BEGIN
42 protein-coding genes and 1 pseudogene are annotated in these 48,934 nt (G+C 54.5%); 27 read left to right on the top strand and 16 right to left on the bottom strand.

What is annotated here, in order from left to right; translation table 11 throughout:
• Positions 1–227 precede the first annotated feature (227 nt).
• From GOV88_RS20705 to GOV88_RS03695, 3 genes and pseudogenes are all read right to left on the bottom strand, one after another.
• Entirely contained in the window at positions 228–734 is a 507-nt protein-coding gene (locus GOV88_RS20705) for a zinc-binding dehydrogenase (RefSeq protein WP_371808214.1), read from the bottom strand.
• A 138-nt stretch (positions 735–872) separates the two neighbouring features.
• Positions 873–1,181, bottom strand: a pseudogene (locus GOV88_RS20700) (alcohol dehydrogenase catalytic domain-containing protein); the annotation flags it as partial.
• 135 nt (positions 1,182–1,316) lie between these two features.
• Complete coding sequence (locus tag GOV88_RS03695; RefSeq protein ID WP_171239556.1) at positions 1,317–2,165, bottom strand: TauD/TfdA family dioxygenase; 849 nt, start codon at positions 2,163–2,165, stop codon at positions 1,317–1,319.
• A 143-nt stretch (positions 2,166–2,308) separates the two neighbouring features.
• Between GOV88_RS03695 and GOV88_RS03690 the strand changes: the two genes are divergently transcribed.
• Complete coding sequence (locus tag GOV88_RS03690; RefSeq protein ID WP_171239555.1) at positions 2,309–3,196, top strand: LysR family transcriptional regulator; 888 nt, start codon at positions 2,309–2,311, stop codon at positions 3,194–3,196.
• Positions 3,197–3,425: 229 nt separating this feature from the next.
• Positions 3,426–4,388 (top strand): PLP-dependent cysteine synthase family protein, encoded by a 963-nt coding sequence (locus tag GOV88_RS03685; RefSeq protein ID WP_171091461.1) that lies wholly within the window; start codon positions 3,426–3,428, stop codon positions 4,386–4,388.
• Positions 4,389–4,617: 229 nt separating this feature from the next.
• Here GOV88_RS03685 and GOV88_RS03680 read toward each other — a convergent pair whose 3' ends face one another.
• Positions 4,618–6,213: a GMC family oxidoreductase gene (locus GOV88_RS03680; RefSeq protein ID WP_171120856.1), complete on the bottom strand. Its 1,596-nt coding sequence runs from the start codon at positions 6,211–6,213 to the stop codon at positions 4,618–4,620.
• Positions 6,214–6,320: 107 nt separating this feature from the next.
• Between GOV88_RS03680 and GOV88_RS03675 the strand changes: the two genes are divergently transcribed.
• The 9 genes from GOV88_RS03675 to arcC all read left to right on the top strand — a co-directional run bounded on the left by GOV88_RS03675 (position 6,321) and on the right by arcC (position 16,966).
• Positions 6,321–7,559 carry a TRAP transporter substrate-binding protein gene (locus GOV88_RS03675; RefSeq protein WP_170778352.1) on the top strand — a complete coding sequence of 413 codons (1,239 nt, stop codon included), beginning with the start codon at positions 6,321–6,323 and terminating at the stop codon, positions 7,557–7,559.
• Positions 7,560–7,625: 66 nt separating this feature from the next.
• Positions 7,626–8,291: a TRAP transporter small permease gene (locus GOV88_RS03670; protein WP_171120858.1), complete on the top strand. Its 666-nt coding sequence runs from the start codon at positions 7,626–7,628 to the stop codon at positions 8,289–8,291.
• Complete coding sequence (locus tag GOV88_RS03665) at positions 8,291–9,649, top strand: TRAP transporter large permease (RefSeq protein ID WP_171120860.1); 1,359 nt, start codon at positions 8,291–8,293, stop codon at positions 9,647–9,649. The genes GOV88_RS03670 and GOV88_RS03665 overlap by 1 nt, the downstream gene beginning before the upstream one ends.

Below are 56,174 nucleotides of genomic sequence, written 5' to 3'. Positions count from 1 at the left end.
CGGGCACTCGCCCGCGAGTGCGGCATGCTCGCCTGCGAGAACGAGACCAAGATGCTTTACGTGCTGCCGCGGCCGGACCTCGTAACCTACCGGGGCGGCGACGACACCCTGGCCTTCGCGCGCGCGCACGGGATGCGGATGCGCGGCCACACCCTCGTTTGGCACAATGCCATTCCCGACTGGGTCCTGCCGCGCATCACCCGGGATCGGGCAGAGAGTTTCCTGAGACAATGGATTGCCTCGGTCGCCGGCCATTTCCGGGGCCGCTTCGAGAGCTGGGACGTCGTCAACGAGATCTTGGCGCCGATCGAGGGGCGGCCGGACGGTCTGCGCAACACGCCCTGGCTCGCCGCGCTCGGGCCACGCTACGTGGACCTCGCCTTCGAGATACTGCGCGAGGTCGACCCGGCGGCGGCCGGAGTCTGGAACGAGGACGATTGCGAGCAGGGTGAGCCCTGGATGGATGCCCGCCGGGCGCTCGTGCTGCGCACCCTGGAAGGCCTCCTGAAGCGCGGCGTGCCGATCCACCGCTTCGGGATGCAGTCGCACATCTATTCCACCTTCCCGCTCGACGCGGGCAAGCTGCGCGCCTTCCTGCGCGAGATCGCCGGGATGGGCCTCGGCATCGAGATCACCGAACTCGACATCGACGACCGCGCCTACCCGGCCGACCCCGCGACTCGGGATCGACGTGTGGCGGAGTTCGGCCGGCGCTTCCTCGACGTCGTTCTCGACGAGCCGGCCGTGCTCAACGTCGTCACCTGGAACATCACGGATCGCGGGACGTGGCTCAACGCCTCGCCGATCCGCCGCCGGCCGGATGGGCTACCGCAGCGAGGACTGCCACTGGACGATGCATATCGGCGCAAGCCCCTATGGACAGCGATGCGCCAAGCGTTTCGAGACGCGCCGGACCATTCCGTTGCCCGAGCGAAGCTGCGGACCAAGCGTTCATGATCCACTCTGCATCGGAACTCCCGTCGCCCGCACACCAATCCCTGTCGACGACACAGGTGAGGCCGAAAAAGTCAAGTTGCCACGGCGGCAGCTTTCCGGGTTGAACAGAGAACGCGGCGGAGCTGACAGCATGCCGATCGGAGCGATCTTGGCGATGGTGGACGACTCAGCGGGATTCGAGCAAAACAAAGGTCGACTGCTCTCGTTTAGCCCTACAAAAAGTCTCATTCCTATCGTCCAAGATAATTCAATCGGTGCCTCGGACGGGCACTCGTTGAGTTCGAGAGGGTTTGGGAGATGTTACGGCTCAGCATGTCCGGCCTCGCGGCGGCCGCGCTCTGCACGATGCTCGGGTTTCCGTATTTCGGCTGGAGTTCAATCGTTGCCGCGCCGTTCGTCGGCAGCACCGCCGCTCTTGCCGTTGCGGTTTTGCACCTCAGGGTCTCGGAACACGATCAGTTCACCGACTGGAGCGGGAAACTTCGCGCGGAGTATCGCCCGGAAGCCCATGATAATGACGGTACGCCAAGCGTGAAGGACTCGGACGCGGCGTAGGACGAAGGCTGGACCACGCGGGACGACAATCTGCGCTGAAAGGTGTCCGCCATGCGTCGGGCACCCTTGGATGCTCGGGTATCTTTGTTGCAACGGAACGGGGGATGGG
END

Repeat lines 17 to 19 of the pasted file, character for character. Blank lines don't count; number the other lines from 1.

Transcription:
• Positions 4,618–6,213: a GMC family oxidoreductase gene (locus GOV88_RS03680; RefSeq protein ID WP_171120856.1), complete on the bottom strand. Its 1,596-nt coding sequence runs from the start codon at positions 6,211–6,213 to the stop codon at positions 4,618–4,620.
• Positions 6,214–6,320: 107 nt separating this feature from the next.
• Between GOV88_RS03680 and GOV88_RS03675 the strand changes: the two genes are divergently transcribed.